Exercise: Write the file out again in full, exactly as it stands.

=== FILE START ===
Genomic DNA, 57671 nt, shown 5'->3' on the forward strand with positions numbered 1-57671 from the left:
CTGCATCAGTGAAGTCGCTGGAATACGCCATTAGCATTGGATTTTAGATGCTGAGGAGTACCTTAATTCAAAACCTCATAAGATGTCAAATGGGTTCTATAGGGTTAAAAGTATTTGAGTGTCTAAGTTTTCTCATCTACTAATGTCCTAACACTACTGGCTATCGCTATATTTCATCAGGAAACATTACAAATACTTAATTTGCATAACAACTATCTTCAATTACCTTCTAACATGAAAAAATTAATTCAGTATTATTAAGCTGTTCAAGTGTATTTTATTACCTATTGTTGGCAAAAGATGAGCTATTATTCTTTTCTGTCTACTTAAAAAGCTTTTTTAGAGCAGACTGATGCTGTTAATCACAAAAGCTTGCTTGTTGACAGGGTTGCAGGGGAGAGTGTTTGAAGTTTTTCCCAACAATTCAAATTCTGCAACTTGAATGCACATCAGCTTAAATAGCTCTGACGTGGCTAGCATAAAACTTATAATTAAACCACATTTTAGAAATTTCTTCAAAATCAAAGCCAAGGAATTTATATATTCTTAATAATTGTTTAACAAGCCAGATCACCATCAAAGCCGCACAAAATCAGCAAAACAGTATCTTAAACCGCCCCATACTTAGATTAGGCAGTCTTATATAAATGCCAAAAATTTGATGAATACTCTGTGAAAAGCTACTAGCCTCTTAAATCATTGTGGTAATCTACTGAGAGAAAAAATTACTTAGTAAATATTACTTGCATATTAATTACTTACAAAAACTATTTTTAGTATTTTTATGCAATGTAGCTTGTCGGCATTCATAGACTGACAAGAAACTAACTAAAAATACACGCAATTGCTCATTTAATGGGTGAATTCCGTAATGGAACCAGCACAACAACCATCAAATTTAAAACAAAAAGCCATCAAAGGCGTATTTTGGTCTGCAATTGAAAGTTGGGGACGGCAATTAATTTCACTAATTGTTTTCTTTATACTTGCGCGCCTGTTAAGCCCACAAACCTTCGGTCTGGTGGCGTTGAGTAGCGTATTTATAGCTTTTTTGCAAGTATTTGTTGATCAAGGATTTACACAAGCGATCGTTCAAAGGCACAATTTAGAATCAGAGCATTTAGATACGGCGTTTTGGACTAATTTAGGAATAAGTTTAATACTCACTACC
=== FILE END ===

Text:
Genomic DNA, 57671 nt, shown 5'->3' on the forward strand with positions numbered 1-57671 from the left:
CTGCATCAGTGAAGTCGCTGGAATACGCCATTAGCATTGGATTTTAGATGCTGAGGAGTACCTTAATTCAAAACCTCATAAGATGTCAAATGGGTTCTATAGGGTTAAAAGTATTTGAGTGTCTAAGTTTTCTCATCTACTAATGTCCTAACACTACTGGCTATCGCTATATTTCATCAGGAAACATTACAAATACTTAATTTGCATAACAACTATCTTCAATTACCTTCTAACATGAAAAAATTAATTCAGTATTATTAAGCTGTTCAAGTGTATTTTATTACCTATTGTTGGCAAAAGATGAGCTATTATTCTTTTCTGTCTACTTAAAAAGCTTTTTTAGAGCAGACTGATGCTGTTAATCACAAAAGCTTGCTTGTTGACAGGGTTGCAGGGGAGAGTGTTTGAAGTTTTTCCCAACAATTCAAATTCTGCAACTTGAATGCACATCAGCTTAAATAGCTCTGACGTGGCTAGCATAAAACTTATAATTAAACCACATTTTAGAAATTTCTTCAAAATCAAAGCCAAGGAATTTATATATTCTTAATAATTGTTTAACAAGCCAGATCACCATCAAAGCCGCACAAAATCAGCAAAACAGTATCTTAAACCGCCCCATACTTAGATTAGGCAGTCTTATATAAATGCCAAAAATTTGATGAATACTCTGTGAAAAGCTACTAGCCTCTTAAATCATTGTGGTAATCTACTGAGAGAAAAAATTACTTAGTAAATATTACTTGCATATTAATTACTTACAAAAACTATTTTTAGTATTTTTATGCAATGTAGCTTGTCGGCATTCATAGACTGACAAGAAACTAACTAAAAATACACGCAATTGCTCATTTAATGGGTGAATTCCGTAATGGAACCAGCACAACAACCATCAAATTTAAAACAAAAAGCCATCAAAGGCGTATTTTGGTCTGCAATTGAAAGTTGGGGACGGCAATTAATTTCACTAATTGTTTTCTTTATACTTGCGCGCCTGTTAAGCCCACAAACCTTCGGTCTGGTGGCGTTGAGTAGCGTATTTATAGCTTTTTTGCAAGTATTTGTTGATCAAGGATTTACACAAGCGATCGTTCAAAGGCACAATTTAGAATCAGAGCATTTAGATACGGCGTTTTGGACTAATTTAGGAATAAGTTTAATACTCACTACC